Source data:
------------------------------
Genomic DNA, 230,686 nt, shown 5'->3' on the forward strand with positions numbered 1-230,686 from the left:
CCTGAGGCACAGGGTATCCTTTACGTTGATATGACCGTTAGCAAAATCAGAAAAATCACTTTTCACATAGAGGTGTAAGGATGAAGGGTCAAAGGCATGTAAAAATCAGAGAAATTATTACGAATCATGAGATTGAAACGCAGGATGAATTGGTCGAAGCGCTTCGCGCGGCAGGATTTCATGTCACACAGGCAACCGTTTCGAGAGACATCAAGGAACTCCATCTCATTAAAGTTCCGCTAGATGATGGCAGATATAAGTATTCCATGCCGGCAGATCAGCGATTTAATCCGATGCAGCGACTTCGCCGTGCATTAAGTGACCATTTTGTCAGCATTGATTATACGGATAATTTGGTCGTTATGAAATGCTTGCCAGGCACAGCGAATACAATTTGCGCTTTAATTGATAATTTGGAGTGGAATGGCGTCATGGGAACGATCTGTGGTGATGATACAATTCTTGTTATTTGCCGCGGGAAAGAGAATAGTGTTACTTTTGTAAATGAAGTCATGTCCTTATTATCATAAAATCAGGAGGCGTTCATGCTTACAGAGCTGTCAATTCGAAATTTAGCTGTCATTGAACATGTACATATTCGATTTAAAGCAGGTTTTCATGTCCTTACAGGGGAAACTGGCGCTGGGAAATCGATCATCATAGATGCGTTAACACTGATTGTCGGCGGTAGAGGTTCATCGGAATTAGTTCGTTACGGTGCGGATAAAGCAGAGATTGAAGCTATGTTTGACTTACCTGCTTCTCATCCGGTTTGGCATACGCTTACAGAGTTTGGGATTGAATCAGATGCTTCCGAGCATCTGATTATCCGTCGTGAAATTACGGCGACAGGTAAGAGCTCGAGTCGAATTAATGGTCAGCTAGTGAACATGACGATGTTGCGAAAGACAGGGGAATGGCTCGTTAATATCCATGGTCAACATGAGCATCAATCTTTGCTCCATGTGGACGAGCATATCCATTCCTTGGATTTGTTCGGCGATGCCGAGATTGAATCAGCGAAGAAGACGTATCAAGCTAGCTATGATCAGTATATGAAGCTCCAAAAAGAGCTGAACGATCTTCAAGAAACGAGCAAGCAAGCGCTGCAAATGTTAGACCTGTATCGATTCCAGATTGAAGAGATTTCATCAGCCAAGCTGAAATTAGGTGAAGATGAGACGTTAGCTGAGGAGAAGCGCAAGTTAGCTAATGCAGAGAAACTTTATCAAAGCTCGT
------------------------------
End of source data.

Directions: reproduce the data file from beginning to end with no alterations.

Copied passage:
Genomic DNA, 230,686 nt, shown 5'->3' on the forward strand with positions numbered 1-230,686 from the left:
CCTGAGGCACAGGGTATCCTTTACGTTGATATGACCGTTAGCAAAATCAGAAAAATCACTTTTCACATAGAGGTGTAAGGATGAAGGGTCAAAGGCATGTAAAAATCAGAGAAATTATTACGAATCATGAGATTGAAACGCAGGATGAATTGGTCGAAGCGCTTCGCGCGGCAGGATTTCATGTCACACAGGCAACCGTTTCGAGAGACATCAAGGAACTCCATCTCATTAAAGTTCCGCTAGATGATGGCAGATATAAGTATTCCATGCCGGCAGATCAGCGATTTAATCCGATGCAGCGACTTCGCCGTGCATTAAGTGACCATTTTGTCAGCATTGATTATACGGATAATTTGGTCGTTATGAAATGCTTGCCAGGCACAGCGAATACAATTTGCGCTTTAATTGATAATTTGGAGTGGAATGGCGTCATGGGAACGATCTGTGGTGATGATACAATTCTTGTTATTTGCCGCGGGAAAGAGAATAGTGTTACTTTTGTAAATGAAGTCATGTCCTTATTATCATAAAATCAGGAGGCGTTCATGCTTACAGAGCTGTCAATTCGAAATTTAGCTGTCATTGAACATGTACATATTCGATTTAAAGCAGGTTTTCATGTCCTTACAGGGGAAACTGGCGCTGGGAAATCGATCATCATAGATGCGTTAACACTGATTGTCGGCGGTAGAGGTTCATCGGAATTAGTTCGTTACGGTGCGGATAAAGCAGAGATTGAAGCTATGTTTGACTTACCTGCTTCTCATCCGGTTTGGCATACGCTTACAGAGTTTGGGATTGAATCAGATGCTTCCGAGCATCTGATTATCCGTCGTGAAATTACGGCGACAGGTAAGAGCTCGAGTCGAATTAATGGTCAGCTAGTGAACATGACGATGTTGCGAAAGACAGGGGAATGGCTCGTTAATATCCATGGTCAACATGAGCATCAATCTTTGCTCCATGTGGACGAGCATATCCATTCCTTGGATTTGTTCGGCGATGCCGAGATTGAATCAGCGAAGAAGACGTATCAAGCTAGCTATGATCAGTATATGAAGCTCCAAAAAGAGCTGAACGATCTTCAAGAAACGAGCAAGCAAGCGCTGCAAATGTTAGACCTGTATCGATTCCAGATTGAAGAGATTTCATCAGCCAAGCTGAAATTAGGTGAAGATGAGACGTTAGCTGAGGAGAAGCGCAAGTTAGCTAATGCAGAGAAACTTTATCAAAGCTCGT